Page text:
Speech of President Ramos on the centennial of the Biak-na-Bato Republic

His Excellency Fidel V. Ramos
President of the Philippines
On the c
entennial of the Biak-na-Bato Republic

[Delivered at San Miguel de Mayumo, Bulacan, November 2, 1997]

The significance
of Biak-na-Bato

ONE HUNDRED YEARS ago today, our embattled forefathers sought to bring to a peaceful end the violence and strife that had swept across the land as our nation struggled to be born—brave honorable men—patriots all. Gathered here in this sacred spot were some 52 revolutionaries to seek an honorable, just and fair peace with Spain, the colonial master. On the second day of November 1897, the first phase of our revolution came to an end. We were engaged in a struggle for the independence of our people and for our right as a nation and to take its rightful place among the free nations of the world.

On this historic site of Biak-na-Bato, where our revolutionary forces were encamped, our forefathers set themselves the task of drafting a Constitution that would enshrine the vision and ideals by which the Filipino nation would live. The assembly, presided by General

Aguinaldo, declared to abolish the departmental-regional system of government by adopting the “Constitucion Provisional de Republica de Filipinas,” which the delegates then signed.

The goal of revolution

The government that was established in Biak-na-Bato was the first constitutional republican government in “Filipinas.” Although its Constitution was provisional, its preamble stated: “The separation of Filipinas from the Spanish monarchy and its establishment as an independent and sovereign state with the name Republica de Filipinas, with its own government, is the goal sought by the revolution that began in August 1896.”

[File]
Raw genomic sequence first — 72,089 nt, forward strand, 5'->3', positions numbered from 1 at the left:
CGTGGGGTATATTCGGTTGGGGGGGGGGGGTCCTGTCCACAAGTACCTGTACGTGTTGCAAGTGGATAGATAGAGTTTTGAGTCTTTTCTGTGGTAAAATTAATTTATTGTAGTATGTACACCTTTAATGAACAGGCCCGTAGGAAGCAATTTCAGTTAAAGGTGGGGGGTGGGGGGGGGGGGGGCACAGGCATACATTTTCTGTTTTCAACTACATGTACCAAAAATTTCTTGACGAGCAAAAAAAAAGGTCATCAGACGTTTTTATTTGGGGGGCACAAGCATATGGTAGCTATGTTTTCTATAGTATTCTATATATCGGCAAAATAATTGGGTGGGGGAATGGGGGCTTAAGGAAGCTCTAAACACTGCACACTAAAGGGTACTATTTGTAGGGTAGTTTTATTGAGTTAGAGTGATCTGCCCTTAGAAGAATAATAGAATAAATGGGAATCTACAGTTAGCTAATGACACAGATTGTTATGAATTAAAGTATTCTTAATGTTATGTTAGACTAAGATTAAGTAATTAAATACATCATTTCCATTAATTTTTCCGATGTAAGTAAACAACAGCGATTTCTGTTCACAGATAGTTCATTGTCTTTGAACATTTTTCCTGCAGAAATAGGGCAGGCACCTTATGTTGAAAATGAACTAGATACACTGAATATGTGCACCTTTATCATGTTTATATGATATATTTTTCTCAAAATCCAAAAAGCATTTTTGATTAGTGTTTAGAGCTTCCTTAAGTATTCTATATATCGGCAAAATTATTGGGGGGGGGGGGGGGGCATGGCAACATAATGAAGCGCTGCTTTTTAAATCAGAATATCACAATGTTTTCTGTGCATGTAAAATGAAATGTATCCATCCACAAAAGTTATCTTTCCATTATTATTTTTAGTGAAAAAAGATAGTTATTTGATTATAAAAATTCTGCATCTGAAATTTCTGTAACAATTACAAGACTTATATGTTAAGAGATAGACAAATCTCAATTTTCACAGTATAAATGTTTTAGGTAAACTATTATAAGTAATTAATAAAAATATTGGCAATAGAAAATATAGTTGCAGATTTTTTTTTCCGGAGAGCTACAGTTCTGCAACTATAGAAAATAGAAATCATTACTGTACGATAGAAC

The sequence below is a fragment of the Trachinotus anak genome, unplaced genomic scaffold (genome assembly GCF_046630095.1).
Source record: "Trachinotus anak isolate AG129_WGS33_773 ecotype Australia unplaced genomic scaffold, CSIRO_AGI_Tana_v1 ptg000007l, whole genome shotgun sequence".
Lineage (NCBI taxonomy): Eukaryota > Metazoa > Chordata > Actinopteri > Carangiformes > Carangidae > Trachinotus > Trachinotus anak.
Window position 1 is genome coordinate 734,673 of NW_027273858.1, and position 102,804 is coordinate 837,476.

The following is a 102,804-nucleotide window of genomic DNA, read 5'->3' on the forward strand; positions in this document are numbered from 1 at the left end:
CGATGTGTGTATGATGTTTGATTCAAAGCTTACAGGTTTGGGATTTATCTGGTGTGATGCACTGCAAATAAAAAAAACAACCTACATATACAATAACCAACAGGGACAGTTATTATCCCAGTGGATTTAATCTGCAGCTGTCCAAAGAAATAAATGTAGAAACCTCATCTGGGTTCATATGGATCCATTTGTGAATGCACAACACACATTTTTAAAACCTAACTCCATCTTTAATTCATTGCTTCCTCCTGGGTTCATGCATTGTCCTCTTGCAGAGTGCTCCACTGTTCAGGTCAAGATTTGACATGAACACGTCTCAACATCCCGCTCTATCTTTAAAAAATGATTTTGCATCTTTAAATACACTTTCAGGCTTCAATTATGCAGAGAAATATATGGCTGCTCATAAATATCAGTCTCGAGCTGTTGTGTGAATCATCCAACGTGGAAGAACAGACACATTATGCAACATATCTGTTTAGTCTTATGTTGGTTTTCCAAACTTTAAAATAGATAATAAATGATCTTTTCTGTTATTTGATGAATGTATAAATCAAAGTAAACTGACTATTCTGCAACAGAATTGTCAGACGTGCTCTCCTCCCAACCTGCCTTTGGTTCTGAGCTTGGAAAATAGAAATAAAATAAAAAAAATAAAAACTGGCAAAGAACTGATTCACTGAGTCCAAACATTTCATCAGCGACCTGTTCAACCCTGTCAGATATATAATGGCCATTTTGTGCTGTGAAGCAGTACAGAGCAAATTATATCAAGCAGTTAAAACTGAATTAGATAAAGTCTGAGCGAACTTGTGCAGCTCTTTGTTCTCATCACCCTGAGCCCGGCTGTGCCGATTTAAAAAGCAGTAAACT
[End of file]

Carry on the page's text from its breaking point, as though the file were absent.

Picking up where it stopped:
The day after the Constitution was signed, the assembly met and elected the supreme council. Those elected were Emilio Aguinaldo, President; Mariano Trias, Vice President; Isabelo Artacho, Secretary of the Interior; Antonio Montenegro, Secretary of Foreign Affairs; Baldomero Aguinaldo, Secretary of Treasury; and Emiliano Riego de Dios, Secretary of War.

Modern constitutionalists will easily discover flaws in the Biak-na-Bato Constitution. The flaws will be seen mostly in the form of omissions or incompleteness. Modem Filipinos want their Constitution to cover most exigencies and details, mainly out of a distrust of their leaders, a distrust owed to martial-law experience. The redeeming virtue of the Biak-na-Bato Constitution was that the handful of men who promulgated it took care that it would be provisional or temporary.